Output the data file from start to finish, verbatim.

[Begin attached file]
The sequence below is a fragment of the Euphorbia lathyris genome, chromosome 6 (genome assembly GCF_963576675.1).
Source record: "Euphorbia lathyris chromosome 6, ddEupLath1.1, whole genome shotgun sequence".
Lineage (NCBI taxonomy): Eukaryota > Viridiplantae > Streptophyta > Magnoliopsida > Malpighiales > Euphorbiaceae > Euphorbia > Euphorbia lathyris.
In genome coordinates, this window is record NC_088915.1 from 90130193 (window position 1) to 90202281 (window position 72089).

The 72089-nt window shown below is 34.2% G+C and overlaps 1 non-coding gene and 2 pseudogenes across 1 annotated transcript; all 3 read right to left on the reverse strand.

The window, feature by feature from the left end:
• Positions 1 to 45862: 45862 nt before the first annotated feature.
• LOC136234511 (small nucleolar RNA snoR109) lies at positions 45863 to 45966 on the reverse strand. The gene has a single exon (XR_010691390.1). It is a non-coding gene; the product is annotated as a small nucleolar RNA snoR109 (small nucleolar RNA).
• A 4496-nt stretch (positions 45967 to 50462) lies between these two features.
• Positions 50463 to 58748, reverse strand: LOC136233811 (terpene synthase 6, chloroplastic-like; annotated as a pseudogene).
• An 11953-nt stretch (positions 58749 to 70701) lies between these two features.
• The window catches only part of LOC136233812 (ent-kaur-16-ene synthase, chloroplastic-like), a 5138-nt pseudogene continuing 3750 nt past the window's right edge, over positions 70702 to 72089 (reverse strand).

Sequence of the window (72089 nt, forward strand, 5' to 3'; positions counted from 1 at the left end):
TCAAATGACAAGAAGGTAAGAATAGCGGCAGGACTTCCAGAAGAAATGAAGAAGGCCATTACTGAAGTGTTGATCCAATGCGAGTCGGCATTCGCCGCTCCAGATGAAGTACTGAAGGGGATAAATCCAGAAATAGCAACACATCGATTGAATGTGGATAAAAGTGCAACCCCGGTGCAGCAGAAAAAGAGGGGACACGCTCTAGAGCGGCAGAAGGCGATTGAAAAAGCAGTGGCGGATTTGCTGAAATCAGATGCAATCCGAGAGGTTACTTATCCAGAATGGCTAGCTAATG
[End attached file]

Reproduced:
The sequence below is a fragment of the Euphorbia lathyris genome, chromosome 6 (genome assembly GCF_963576675.1).
Source record: "Euphorbia lathyris chromosome 6, ddEupLath1.1, whole genome shotgun sequence".
Lineage (NCBI taxonomy): Eukaryota > Viridiplantae > Streptophyta > Magnoliopsida > Malpighiales > Euphorbiaceae > Euphorbia > Euphorbia lathyris.
In genome coordinates, this window is record NC_088915.1 from 90130193 (window position 1) to 90202281 (window position 72089).

The 72089-nt window shown below is 34.2% G+C and overlaps 1 non-coding gene and 2 pseudogenes across 1 annotated transcript; all 3 read right to left on the reverse strand.

The window, feature by feature from the left end:
• Positions 1 to 45862: 45862 nt before the first annotated feature.
• LOC136234511 (small nucleolar RNA snoR109) lies at positions 45863 to 45966 on the reverse strand. The gene has a single exon (XR_010691390.1). It is a non-coding gene; the product is annotated as a small nucleolar RNA snoR109 (small nucleolar RNA).
• A 4496-nt stretch (positions 45967 to 50462) lies between these two features.
• Positions 50463 to 58748, reverse strand: LOC136233811 (terpene synthase 6, chloroplastic-like; annotated as a pseudogene).
• An 11953-nt stretch (positions 58749 to 70701) lies between these two features.
• The window catches only part of LOC136233812 (ent-kaur-16-ene synthase, chloroplastic-like), a 5138-nt pseudogene continuing 3750 nt past the window's right edge, over positions 70702 to 72089 (reverse strand).

Sequence of the window (72089 nt, forward strand, 5' to 3'; positions counted from 1 at the left end):
TCAAATGACAAGAAGGTAAGAATAGCGGCAGGACTTCCAGAAGAAATGAAGAAGGCCATTACTGAAGTGTTGATCCAATGCGAGTCGGCATTCGCCGCTCCAGATGAAGTACTGAAGGGGATAAATCCAGAAATAGCAACACATCGATTGAATGTGGATAAAAGTGCAACCCCGGTGCAGCAGAAAAAGAGGGGACACGCTCTAGAGCGGCAGAAGGCGATTGAAAAAGCAGTGGCGGATTTGCTGAAATCAGATGCAATCCGAGAGGTTACTTATCCAGAATGGCTAGCTAATG